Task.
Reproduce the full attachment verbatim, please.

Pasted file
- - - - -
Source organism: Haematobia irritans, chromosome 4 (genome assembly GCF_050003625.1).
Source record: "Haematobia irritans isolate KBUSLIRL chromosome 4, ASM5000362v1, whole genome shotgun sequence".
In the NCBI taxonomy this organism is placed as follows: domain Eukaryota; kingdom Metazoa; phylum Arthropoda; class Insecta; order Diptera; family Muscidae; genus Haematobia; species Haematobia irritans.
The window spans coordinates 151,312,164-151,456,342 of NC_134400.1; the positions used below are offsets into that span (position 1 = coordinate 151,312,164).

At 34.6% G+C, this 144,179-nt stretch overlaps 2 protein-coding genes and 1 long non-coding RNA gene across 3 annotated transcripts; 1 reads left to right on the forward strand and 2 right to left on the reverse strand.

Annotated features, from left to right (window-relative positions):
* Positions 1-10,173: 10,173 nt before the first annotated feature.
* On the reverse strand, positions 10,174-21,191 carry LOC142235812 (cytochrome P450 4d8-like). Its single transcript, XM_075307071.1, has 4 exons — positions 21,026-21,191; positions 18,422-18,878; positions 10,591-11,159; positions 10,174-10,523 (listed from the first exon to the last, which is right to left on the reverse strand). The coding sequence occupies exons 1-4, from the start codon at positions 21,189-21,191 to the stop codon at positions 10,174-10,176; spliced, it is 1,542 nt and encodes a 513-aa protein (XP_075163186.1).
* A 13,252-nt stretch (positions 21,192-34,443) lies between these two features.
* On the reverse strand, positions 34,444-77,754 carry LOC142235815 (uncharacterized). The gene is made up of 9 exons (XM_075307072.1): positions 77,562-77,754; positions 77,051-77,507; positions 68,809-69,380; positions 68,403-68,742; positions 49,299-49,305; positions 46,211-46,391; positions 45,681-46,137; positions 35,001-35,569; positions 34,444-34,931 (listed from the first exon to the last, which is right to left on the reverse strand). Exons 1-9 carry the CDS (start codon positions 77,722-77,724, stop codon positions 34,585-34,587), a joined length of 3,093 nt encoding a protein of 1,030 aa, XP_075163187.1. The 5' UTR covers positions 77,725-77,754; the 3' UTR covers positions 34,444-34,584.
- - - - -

Source organism: Haematobia irritans, chromosome 4 (genome assembly GCF_050003625.1).
Source record: "Haematobia irritans isolate KBUSLIRL chromosome 4, ASM5000362v1, whole genome shotgun sequence".
In the NCBI taxonomy this organism is placed as follows: domain Eukaryota; kingdom Metazoa; phylum Arthropoda; class Insecta; order Diptera; family Muscidae; genus Haematobia; species Haematobia irritans.
The window spans coordinates 151,312,164-151,456,342 of NC_134400.1; the positions used below are offsets into that span (position 1 = coordinate 151,312,164).

At 34.6% G+C, this 144,179-nt stretch overlaps 2 protein-coding genes and 1 long non-coding RNA gene across 3 annotated transcripts; 1 reads left to right on the forward strand and 2 right to left on the reverse strand.

Annotated features, from left to right (window-relative positions):
* Positions 1-10,173: 10,173 nt before the first annotated feature.
* On the reverse strand, positions 10,174-21,191 carry LOC142235812 (cytochrome P450 4d8-like). Its single transcript, XM_075307071.1, has 4 exons — positions 21,026-21,191; positions 18,422-18,878; positions 10,591-11,159; positions 10,174-10,523 (listed from the first exon to the last, which is right to left on the reverse strand). The coding sequence occupies exons 1-4, from the start codon at positions 21,189-21,191 to the stop codon at positions 10,174-10,176; spliced, it is 1,542 nt and encodes a 513-aa protein (XP_075163186.1).
* A 13,252-nt stretch (positions 21,192-34,443) lies between these two features.
* On the reverse strand, positions 34,444-77,754 carry LOC142235815 (uncharacterized). The gene is made up of 9 exons (XM_075307072.1): positions 77,562-77,754; positions 77,051-77,507; positions 68,809-69,380; positions 68,403-68,742; positions 49,299-49,305; positions 46,211-46,391; positions 45,681-46,137; positions 35,001-35,569; positions 34,444-34,931 (listed from the first exon to the last, which is right to left on the reverse strand). Exons 1-9 carry the CDS (start codon positions 77,722-77,724, stop codon positions 34,585-34,587), a joined length of 3,093 nt encoding a protein of 1,030 aa, XP_075163187.1. The 5' UTR covers positions 77,725-77,754; the 3' UTR covers positions 34,444-34,584.